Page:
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Al Qaeda’s Special Animus

Why Jews remain important players in a global struggle

by
Marc Tracy
November 01, 2010
Administration counterterrorism adviser John Brennan last Friday.(Tim Sloan/AFP/Getty Images)
Administration counterterrorism adviser John Brennan last Friday.(Tim Sloan/AFP/Getty Images)

Whether you buy the official explanation, proffered yesterday by the Obama administration, that the two al Qaeda-planted bombs addressed to Chicago synagogues were in fact intended to blow up midflight, or whether, like Tablet Magazine’s Lee Smith in his new column, you have your doubts, there is no getting around where these packages were addressed to. Surely the Jewish connection wasn’t a coincidence. As top spy correspondent (and Tablet Magazine contributor) Yossi Melman put it, “Although Israel and Jewish targets are not the terror networks’ main focus, attacking Jews remains a guiding motivation.”

One of the targets was a small shul that specifically serves LGBT Jews. One synagogue’s Website reportedly received dozens of visits from Egypt recently. KAM Isaiah Israel, which famously is located across the street from the Obamas’ house in Hyde Park, was not one of the targets.

I do buy the official explanation of just whom exactly these bombs were supposed to kill (which is to say, airplane passengers, not Chicago synagogue attendees). So I can no longer completely agree with contributing editor Jeffrey Goldberg’s argument (which he also made before the revelation) that the bomb-making terrorists “are fundamentally annihilationist in outlook, meaning that they have as a primary goal the killing of Jews, everywhere.” It seems to me that their primary goal is killing Americans and other Westerners in sensationalistic fashion. At the same time, the addresses on the cargo do make plain their special animus. “There are many people out there who believe that al Qaeda and its fellow travelers are angry over settlements,” Goldberg continued. “They are not. They are angry over the continued existence of Jews.” This was a useful reminder.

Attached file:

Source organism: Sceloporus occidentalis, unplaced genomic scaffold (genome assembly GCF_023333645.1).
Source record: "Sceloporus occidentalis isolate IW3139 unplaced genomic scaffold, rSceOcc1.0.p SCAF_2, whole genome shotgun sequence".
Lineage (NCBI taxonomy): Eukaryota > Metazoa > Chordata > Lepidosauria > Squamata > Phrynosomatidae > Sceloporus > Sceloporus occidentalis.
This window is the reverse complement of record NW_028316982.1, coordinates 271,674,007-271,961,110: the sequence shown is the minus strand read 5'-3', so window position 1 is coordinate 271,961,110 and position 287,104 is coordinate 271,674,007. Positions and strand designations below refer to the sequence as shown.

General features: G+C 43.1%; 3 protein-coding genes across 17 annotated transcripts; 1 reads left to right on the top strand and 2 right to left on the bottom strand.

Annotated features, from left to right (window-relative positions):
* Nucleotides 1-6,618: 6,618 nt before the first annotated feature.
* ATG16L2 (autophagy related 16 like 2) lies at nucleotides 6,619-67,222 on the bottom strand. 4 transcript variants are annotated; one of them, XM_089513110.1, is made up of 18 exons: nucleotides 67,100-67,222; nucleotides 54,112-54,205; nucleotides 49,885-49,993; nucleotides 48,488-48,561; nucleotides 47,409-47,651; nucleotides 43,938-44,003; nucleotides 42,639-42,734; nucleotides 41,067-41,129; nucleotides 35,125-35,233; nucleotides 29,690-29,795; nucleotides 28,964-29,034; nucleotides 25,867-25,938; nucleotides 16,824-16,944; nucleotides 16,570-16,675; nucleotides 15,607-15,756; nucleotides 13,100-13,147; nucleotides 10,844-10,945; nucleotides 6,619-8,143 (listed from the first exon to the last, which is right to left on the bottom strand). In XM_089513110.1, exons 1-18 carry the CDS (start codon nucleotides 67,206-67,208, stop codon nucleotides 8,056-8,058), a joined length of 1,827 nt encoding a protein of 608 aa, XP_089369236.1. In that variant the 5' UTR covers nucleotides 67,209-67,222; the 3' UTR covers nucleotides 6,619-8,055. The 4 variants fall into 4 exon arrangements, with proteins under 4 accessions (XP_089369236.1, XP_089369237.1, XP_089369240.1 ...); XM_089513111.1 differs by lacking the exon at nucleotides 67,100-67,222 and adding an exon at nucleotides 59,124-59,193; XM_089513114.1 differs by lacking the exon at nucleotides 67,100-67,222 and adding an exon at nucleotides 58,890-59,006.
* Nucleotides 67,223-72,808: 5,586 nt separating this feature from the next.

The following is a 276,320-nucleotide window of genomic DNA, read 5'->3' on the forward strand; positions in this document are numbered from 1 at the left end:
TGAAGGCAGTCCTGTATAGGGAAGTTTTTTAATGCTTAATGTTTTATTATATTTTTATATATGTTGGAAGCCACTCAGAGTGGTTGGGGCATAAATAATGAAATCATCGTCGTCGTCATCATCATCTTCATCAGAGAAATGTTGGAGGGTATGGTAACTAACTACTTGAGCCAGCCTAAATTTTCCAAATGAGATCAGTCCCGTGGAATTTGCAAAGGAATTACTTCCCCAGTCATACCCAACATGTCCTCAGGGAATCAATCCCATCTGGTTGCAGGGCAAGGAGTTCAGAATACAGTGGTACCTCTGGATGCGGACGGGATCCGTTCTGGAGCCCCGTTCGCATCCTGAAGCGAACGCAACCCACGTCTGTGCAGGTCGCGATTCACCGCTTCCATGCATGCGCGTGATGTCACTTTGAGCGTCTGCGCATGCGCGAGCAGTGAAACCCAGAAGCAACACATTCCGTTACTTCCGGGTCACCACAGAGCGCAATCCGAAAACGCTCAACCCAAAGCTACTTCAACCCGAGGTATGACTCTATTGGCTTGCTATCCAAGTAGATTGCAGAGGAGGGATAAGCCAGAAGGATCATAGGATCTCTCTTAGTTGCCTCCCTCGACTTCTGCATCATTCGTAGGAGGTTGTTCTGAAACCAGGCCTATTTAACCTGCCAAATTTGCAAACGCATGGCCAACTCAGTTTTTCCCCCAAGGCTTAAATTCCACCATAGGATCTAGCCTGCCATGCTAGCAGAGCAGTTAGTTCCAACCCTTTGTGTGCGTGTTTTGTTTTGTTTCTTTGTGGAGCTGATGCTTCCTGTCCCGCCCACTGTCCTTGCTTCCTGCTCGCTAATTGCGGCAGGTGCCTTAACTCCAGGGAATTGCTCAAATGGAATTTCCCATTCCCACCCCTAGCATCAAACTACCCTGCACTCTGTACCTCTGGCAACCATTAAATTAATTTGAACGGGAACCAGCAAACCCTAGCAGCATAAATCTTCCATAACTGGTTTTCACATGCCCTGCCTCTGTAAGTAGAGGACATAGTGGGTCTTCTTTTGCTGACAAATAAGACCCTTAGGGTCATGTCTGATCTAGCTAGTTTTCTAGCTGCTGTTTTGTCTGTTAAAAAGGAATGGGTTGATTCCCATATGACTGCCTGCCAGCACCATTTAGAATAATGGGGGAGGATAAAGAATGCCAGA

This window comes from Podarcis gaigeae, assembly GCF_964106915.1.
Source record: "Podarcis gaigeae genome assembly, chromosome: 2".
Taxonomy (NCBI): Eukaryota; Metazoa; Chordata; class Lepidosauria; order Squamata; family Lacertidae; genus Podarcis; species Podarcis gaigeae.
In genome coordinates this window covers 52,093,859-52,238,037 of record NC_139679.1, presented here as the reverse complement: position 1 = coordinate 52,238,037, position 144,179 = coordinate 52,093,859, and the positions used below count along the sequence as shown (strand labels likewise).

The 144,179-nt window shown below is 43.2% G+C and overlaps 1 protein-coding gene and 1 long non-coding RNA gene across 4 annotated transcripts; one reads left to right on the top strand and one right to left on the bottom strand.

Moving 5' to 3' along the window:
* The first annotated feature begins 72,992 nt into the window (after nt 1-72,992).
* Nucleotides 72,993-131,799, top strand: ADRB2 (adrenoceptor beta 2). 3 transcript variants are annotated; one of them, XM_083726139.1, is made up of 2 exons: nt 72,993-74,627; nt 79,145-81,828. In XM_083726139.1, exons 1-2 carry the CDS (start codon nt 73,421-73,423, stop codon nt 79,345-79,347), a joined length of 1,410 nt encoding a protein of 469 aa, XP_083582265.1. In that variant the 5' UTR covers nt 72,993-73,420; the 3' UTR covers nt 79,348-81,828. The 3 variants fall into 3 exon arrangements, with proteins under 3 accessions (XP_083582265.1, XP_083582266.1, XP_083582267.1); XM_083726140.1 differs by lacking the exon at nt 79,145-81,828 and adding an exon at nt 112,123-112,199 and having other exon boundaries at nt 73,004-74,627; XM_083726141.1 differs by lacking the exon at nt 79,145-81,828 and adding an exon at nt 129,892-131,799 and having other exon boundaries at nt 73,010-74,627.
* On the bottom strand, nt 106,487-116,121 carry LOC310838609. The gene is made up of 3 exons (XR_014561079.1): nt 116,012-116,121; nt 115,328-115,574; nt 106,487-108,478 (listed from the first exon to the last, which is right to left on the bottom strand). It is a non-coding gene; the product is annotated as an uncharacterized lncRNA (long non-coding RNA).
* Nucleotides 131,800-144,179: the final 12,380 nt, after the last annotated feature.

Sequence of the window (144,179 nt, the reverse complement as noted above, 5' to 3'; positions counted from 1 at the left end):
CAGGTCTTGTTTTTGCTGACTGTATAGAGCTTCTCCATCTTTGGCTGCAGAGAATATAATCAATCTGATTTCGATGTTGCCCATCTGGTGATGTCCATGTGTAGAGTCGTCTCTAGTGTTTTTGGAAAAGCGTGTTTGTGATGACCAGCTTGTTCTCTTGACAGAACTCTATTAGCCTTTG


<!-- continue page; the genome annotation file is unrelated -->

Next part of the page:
Marc Tracy is a staff writer at The New Republic, and was previously a staff writer at Tablet. He tweets @marcatracy.

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